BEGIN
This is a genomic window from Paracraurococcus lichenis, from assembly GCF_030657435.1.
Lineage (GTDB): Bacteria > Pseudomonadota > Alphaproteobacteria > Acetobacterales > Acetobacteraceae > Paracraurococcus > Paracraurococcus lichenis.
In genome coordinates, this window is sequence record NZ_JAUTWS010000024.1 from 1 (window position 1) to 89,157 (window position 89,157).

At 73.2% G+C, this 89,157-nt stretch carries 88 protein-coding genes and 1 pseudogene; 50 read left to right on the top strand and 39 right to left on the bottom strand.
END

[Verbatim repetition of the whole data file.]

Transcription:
This is a genomic window from Paracraurococcus lichenis, from assembly GCF_030657435.1.
Lineage (GTDB): Bacteria > Pseudomonadota > Alphaproteobacteria > Acetobacterales > Acetobacteraceae > Paracraurococcus > Paracraurococcus lichenis.
In genome coordinates, this window is sequence record NZ_JAUTWS010000024.1 from 1 (window position 1) to 89,157 (window position 89,157).

At 73.2% G+C, this 89,157-nt stretch carries 88 protein-coding genes and 1 pseudogene; 50 read left to right on the top strand and 39 right to left on the bottom strand.